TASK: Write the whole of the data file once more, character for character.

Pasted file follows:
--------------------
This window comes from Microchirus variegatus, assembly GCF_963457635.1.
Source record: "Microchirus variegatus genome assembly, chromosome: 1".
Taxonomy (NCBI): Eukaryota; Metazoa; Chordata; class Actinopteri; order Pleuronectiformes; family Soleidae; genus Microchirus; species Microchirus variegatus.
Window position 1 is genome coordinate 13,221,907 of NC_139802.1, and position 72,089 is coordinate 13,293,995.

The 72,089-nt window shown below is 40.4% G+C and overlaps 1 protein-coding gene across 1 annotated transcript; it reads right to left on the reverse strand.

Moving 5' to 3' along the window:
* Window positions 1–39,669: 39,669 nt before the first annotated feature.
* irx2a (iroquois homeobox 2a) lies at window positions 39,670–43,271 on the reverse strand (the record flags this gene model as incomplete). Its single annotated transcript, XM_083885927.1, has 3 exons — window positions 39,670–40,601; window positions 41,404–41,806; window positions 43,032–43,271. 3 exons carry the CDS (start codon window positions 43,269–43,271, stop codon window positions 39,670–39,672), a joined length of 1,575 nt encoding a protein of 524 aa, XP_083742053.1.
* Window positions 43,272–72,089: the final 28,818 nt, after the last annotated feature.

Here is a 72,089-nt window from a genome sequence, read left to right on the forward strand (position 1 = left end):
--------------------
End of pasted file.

This window comes from Microchirus variegatus, assembly GCF_963457635.1.
Source record: "Microchirus variegatus genome assembly, chromosome: 1".
Taxonomy (NCBI): Eukaryota; Metazoa; Chordata; class Actinopteri; order Pleuronectiformes; family Soleidae; genus Microchirus; species Microchirus variegatus.
Window position 1 is genome coordinate 13,221,907 of NC_139802.1, and position 72,089 is coordinate 13,293,995.

The 72,089-nt window shown below is 40.4% G+C and overlaps 1 protein-coding gene across 1 annotated transcript; it reads right to left on the reverse strand.

Moving 5' to 3' along the window:
* Window positions 1–39,669: 39,669 nt before the first annotated feature.
* irx2a (iroquois homeobox 2a) lies at window positions 39,670–43,271 on the reverse strand (the record flags this gene model as incomplete). Its single annotated transcript, XM_083885927.1, has 3 exons — window positions 39,670–40,601; window positions 41,404–41,806; window positions 43,032–43,271. 3 exons carry the CDS (start codon window positions 43,269–43,271, stop codon window positions 39,670–39,672), a joined length of 1,575 nt encoding a protein of 524 aa, XP_083742053.1.
* Window positions 43,272–72,089: the final 28,818 nt, after the last annotated feature.

Here is a 72,089-nt window from a genome sequence, read left to right on the forward strand (position 1 = left end):